Senie applied the “Page 99 Test” to Memorials to Shattered Myths: Vietnam to 9/11 and reported the following:
In some respects the Page 99 Test works for Memorials to Shattered Myths: Vietnam to 9/11. It falls in the chapter on the Columbine shootings, which together with the Vietnam War, the Oklahoma City bombing and the 9/11 attacks all shattered myths of national identity: Vietnam that the U.S. always won wars; Oklahoma City that the heartland was safe; Columbine that the American high school experience was an idyllic part of growing up; and 9/11 many, many assumptions. Memorials to these events conflated cemeteries with memorials, and heroes with victims. By employing strategies of diversion or denial (consciously or not) they effectively preclude any consideration of the implications of these events.Visit Harriet F. Senie's website.
This page observes that the primary scene of death at Columbine High School, the library, was eradicated and replaced by an atrium defined by an uplifting mural of trees and sky, while a new library was built on the other side of the building. This paralleled the deliberate omission of any reference to the two boys responsible for the shooting. Initially 15 crosses were erected, one for each of the victims including the two killers, but these two were immediately destroyed.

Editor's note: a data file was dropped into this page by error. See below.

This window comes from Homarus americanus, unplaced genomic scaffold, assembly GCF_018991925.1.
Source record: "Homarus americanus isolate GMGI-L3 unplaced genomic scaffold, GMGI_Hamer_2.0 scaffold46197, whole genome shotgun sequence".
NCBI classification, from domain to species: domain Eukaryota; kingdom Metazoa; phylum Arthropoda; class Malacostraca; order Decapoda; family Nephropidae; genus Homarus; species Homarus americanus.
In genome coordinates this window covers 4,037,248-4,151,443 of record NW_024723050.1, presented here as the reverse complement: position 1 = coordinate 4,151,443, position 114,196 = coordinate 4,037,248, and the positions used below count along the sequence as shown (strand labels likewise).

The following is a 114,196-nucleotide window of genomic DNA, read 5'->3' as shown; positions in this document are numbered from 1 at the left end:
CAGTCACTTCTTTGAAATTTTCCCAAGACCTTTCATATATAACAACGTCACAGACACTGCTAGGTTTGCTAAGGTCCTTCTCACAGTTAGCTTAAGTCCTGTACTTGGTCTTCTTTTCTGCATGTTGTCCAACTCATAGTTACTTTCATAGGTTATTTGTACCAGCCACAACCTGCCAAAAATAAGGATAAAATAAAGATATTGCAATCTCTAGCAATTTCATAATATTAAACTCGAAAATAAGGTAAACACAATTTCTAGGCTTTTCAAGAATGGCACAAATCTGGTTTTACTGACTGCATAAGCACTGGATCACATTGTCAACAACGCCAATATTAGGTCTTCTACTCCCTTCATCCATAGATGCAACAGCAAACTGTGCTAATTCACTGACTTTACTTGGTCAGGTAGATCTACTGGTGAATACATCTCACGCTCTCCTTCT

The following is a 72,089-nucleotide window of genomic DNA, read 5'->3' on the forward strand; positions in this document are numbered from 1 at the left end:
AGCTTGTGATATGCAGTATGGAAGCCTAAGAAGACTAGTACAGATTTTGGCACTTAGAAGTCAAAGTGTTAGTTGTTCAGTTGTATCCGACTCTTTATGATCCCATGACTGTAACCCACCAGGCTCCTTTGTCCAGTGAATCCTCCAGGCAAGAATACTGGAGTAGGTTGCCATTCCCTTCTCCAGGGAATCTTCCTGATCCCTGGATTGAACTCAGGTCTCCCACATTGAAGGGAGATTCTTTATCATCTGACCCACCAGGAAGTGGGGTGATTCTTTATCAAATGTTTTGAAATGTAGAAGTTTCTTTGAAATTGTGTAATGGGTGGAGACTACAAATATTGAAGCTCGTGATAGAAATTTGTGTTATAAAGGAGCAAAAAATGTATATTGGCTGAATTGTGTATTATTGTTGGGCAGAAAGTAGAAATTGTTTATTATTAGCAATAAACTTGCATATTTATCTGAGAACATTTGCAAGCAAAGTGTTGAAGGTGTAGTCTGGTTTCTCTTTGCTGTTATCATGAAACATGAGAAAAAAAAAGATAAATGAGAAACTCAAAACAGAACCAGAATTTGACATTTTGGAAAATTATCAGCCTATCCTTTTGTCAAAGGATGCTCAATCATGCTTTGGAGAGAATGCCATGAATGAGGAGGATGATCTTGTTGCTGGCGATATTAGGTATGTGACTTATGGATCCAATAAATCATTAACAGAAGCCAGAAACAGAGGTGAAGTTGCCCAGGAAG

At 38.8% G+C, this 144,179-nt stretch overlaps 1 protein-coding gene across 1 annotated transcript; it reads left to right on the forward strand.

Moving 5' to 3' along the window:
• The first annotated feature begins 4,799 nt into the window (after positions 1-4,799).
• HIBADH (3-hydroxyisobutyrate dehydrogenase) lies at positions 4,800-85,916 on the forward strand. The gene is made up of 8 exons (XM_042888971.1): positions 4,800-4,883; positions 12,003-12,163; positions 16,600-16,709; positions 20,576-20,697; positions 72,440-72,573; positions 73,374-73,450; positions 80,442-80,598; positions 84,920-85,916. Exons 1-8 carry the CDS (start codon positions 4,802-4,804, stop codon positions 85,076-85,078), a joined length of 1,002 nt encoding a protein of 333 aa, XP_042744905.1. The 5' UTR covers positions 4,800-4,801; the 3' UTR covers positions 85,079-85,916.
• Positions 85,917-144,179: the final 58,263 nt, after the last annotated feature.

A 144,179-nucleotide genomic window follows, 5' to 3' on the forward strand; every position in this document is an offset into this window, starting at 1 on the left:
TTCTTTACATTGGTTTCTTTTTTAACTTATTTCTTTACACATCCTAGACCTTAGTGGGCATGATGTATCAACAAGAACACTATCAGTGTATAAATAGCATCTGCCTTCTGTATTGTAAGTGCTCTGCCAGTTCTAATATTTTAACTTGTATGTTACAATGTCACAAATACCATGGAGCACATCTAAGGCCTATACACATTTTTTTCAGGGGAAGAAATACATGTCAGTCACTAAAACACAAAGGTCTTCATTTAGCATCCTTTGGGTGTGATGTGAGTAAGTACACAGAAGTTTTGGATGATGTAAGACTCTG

The book argues that the memorial process for major events such as these be a tri-partite undertaking leading to immediate, interim and permanent structures. It includes a chapter on immediate memorials, a common mourning ritual that is rooted in cemetery practice. Non-perishable objects left at these gatherings are often stored in adjacent museums or local historical societies. Presently victims families play a major role in determining the permanent memorial but this book suggests that it makes more sense to put them in charge of the interim memorial, which might take whatever form they deem would best address their needs during this deep mourning period of shock and transition. The permanent memorial would then be primarily in the hands of professionals, as was the case with the Vietnam Veterans Memorial. The book concludes: “The purpose of memorials –especially national ones – is to remember those who died and the circumstances of their death. These structures must have an immediate resonance not only for those who lost family members and loved ones, but also for everyone affected by the tragedy. They must have a broader significance as well because they define the present to the future.”
© 2016 Harriet F. Senie